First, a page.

A veterinarian analyses a piece of meat collected by Public Health Surveillance agents during an inspection of supermarkets, at a veterinary laboratory with the public health department in Rio de Janeiro
By Stephen Eisenhammer
BRAS?LIA (Reuters) – Hong Kong said on Tuesday it has lifted a ban on the import of Brazilian meat, removing one of the last blanket bans by a major importer less than two weeks into a scandal over health standards in the sector.
Following the announcement on March 17 of a federal police investigation into alleged bribery of health inspectors in the meat processing industry, Brazil’s government moved to block exports from the 21 plants targeted in the probe.
In the following days, several countries went further, blocking all meat imports from Brazil amid concerns that abuses in the meat sector could be more widespread and lead to health risks.
However, most of those countries have now lifted their temporary bans following a campaign by Brazil’s government to inform trade partners about standards in the industry, one of the few sectors to have bucked a painful recession in the country.
Hong Kong’s Center for Food Safety said it eased the ban on Brazilian meat and poultry imports after it received further information from Brazilian authorities clarifying the case, according to a statement on its website.
Together with China, which lifted its ban on Saturday, Hong Kong bought nearly one-third of the $14 billion of meat that Latin America’s largest economy exported last year.
Hong Kong narrowed its ban to just the 21 plants Brazilian authorities have under investigation and voiced confidence in “Brazilian authorities’ stringent checks on the procedures for issuing international health certificates.”
Brazil’s Agriculture Minister Blairo Maggi said investigators had not found any products that could harm the health of consumers, but conceded Brazil faced an uphill battle to recover its market share after confidence in its meat was undermined by the scandal.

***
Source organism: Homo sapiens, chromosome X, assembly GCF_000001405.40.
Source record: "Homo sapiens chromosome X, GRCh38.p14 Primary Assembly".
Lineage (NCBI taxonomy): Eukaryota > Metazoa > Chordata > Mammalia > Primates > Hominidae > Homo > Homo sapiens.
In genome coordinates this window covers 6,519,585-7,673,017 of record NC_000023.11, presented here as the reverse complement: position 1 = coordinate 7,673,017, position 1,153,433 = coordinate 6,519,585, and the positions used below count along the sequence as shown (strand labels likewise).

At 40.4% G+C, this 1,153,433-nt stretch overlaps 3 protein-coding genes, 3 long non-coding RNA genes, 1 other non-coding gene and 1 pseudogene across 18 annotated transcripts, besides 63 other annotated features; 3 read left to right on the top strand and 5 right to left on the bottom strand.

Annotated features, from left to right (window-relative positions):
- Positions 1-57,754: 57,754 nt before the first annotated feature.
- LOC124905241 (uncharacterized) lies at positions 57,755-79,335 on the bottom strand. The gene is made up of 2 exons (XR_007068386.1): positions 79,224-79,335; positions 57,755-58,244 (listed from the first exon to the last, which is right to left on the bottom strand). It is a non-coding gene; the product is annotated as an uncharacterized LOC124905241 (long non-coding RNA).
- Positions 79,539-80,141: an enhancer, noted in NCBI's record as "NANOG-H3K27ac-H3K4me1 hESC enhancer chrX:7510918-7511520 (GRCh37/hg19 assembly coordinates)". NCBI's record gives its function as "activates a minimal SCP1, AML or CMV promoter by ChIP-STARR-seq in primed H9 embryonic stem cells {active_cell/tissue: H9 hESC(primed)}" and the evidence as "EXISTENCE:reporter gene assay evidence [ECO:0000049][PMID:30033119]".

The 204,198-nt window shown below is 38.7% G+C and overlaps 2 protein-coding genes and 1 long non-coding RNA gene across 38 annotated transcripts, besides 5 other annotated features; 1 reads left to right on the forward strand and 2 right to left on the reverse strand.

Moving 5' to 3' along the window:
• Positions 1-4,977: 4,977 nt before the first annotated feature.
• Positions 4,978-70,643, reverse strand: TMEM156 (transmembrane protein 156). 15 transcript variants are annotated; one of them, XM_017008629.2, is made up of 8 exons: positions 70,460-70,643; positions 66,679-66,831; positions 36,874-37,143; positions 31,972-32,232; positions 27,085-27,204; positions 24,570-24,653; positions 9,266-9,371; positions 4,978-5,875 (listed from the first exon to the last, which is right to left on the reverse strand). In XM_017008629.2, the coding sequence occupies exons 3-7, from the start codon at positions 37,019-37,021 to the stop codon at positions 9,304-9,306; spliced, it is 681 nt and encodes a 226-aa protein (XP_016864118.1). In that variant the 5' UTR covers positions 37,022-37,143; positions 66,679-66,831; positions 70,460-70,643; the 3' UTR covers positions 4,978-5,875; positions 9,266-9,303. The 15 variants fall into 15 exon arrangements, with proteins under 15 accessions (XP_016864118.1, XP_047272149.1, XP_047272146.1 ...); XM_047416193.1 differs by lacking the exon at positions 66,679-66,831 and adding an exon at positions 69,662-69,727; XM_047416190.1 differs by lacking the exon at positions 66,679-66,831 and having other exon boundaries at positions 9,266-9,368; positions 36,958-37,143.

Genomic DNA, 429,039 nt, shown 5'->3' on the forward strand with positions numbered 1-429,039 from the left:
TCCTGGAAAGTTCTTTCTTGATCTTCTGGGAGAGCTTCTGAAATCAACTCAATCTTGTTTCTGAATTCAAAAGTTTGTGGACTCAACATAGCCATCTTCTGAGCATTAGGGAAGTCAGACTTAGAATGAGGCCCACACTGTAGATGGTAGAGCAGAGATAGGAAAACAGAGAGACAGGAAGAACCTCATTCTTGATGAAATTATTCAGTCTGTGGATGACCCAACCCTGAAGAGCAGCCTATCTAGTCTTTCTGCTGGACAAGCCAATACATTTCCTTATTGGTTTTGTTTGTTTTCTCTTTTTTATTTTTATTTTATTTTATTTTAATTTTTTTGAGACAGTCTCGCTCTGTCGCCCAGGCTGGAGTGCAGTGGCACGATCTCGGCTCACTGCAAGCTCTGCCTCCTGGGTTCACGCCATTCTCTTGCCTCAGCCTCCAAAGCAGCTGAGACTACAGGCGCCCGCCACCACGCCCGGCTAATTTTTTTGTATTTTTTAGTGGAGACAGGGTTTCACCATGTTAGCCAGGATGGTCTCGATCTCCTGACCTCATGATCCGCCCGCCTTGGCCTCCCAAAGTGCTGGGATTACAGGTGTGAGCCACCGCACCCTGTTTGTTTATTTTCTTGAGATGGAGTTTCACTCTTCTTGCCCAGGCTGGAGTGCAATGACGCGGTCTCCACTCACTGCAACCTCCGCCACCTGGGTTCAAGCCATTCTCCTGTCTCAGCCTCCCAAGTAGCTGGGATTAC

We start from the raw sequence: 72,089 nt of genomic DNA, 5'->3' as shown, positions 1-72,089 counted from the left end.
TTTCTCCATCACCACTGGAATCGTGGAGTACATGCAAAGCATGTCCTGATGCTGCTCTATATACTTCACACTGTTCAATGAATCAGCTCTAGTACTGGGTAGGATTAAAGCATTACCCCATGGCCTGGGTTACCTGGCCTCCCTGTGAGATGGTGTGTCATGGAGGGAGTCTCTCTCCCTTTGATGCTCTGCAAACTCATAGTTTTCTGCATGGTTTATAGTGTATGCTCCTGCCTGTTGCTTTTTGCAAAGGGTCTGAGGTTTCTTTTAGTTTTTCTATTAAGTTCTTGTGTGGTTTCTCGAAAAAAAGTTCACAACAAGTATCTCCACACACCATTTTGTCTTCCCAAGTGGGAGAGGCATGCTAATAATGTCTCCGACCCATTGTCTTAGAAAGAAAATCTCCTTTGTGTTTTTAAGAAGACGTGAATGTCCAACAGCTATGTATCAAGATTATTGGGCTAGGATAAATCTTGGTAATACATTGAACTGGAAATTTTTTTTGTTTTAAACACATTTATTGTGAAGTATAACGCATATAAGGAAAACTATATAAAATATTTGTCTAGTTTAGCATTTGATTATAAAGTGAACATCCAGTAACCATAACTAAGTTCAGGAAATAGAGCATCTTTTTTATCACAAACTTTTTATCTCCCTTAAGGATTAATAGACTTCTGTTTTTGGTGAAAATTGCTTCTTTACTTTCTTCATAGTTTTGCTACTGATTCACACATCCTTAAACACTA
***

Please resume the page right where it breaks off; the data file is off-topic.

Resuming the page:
Vytenis Andriukaitis, EU commissioner for health and food, said during a visit to Brazil that he was happy with the clarifications Brazil had been providing.
“I expect Brazilian authorities to implement corrective actions to restore the credibility of their official controls as soon as possible,” Andriukaitis told reporters on Tuesday.
The Operation “Weak Flesh” probe by federal police badly hit exports from the world’s top beef and poultry exporter. Meat exports fell by around a fifth last week, the trade ministry said.
Brazil has ordered the temporary closure of six of the 21 food processing plants under investigation by the police and health authorities. The other 15 plants are not allowed to export, although they may still produce for the domestic market.
The European Union has maintained a partial ban on products from the 21 meatpacking plants under investigation.
In the United States, pressure is mounting on the federal government to join other nations blocking shipments of raw beef from Brazil. Brazil only gained access to the U.S. market for fresh meat last year, an important seal of approval for other importers.
(Reporting by Stephen Eisenhammer; Writing by Ana Mano; Editing by Daniel Flynn and Phil Berlowitz)